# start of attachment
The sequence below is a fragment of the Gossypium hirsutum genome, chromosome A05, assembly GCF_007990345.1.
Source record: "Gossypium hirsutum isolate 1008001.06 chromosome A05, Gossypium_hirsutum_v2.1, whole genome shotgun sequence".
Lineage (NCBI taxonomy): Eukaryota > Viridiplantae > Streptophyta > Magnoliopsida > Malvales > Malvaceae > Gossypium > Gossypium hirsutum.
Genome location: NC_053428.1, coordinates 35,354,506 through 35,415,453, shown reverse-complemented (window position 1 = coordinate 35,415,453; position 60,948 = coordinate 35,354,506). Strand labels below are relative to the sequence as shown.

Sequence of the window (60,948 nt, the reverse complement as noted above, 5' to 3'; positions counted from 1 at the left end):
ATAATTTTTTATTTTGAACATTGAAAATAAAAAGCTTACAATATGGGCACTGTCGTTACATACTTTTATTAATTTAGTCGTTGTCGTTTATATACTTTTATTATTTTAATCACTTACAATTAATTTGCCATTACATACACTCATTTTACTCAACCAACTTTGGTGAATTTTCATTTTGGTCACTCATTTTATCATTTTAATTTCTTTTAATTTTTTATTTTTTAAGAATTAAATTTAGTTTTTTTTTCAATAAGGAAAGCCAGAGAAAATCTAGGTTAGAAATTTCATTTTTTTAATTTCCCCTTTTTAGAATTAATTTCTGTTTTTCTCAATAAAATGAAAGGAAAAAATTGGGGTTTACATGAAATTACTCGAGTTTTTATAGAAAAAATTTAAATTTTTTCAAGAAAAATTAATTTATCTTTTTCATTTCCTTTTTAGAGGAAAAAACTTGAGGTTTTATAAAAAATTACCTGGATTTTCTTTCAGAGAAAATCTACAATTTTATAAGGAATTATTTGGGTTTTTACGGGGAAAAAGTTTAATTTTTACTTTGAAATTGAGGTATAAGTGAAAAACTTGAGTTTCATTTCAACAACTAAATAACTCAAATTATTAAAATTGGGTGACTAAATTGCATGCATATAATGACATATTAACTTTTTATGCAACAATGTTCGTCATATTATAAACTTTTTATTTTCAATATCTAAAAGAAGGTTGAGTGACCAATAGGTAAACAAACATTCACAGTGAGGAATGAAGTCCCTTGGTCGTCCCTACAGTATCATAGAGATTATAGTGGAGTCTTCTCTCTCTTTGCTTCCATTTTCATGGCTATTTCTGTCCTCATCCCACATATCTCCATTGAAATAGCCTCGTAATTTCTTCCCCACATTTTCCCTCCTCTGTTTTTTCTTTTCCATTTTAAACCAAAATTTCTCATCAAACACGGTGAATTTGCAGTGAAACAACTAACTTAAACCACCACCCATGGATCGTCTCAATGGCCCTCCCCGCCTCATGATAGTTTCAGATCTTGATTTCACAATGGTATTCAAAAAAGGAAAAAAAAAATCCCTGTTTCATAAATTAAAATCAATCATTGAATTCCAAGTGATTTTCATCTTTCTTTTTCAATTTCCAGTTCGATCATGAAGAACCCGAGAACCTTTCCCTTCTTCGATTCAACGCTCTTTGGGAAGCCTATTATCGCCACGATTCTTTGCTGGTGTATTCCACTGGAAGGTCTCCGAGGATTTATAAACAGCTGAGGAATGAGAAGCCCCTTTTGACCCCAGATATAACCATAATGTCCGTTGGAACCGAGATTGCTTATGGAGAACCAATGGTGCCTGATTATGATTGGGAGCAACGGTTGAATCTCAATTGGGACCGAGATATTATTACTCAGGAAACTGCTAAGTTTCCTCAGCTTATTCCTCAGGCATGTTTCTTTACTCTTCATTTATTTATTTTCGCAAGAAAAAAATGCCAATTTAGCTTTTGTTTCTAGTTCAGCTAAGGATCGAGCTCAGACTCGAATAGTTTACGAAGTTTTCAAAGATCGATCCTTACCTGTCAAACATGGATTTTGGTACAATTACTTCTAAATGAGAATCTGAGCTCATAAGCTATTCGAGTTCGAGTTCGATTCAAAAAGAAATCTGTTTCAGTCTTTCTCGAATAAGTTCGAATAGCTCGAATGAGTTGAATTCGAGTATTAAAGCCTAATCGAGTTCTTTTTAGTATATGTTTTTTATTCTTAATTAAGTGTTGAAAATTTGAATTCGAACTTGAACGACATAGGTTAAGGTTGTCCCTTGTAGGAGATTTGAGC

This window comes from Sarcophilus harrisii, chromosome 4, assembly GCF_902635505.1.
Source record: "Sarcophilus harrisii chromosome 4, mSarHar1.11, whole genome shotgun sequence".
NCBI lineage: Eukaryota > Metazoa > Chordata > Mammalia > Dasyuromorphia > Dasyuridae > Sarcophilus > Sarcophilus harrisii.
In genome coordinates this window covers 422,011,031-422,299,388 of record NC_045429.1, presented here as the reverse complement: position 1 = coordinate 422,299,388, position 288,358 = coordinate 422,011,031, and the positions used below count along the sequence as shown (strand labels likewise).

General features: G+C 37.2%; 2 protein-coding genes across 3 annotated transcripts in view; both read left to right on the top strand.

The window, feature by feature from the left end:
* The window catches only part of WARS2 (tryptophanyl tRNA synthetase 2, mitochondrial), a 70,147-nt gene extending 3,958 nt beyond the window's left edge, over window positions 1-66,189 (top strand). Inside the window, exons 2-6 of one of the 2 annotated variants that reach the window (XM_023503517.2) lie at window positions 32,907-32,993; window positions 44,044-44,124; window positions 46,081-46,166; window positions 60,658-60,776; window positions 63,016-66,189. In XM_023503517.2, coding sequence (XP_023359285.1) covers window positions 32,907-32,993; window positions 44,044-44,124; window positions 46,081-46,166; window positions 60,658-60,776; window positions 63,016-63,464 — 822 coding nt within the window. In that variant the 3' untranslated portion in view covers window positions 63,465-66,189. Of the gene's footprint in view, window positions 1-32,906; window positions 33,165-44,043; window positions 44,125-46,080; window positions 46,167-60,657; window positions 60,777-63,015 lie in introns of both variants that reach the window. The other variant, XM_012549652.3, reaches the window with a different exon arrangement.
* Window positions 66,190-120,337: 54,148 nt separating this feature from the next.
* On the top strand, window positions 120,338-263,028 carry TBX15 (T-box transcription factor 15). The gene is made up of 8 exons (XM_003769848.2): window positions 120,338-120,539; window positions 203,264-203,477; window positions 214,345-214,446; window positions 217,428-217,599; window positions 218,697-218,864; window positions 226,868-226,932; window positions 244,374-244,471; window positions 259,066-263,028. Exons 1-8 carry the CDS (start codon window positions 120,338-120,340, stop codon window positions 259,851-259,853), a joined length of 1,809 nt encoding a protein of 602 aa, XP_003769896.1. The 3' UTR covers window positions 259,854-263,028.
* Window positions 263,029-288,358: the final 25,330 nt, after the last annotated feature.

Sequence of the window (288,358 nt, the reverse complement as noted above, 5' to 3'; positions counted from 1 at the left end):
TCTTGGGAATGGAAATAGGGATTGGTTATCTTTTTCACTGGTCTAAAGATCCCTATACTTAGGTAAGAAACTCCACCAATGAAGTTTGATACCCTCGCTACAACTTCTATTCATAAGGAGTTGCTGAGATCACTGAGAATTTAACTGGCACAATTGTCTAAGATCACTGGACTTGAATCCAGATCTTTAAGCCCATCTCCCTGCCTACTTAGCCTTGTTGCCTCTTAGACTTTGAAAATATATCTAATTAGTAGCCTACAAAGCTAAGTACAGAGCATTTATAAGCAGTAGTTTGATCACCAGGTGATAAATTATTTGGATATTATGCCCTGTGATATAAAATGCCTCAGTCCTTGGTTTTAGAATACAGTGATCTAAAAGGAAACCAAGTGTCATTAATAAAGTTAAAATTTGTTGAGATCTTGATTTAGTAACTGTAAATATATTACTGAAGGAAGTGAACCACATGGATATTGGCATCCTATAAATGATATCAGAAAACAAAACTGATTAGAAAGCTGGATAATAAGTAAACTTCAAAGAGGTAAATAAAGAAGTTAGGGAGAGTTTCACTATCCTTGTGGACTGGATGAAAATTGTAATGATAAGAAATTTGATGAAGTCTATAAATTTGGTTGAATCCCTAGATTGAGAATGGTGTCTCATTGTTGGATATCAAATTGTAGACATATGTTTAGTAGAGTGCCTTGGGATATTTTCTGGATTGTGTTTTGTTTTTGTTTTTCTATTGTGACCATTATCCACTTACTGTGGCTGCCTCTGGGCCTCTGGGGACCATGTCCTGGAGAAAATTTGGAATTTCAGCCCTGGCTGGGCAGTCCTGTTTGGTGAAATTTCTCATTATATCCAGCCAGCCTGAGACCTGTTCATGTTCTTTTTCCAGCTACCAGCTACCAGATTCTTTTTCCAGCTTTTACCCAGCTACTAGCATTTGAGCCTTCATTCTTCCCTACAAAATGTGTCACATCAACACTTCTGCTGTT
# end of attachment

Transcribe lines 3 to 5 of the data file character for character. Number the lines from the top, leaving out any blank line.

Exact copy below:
Lineage (NCBI taxonomy): Eukaryota > Viridiplantae > Streptophyta > Magnoliopsida > Malvales > Malvaceae > Gossypium > Gossypium hirsutum.
Genome location: NC_053428.1, coordinates 35,354,506 through 35,415,453, shown reverse-complemented (window position 1 = coordinate 35,415,453; position 60,948 = coordinate 35,354,506). Strand labels below are relative to the sequence as shown.

Sequence of the window (60,948 nt, the reverse complement as noted above, 5' to 3'; positions counted from 1 at the left end):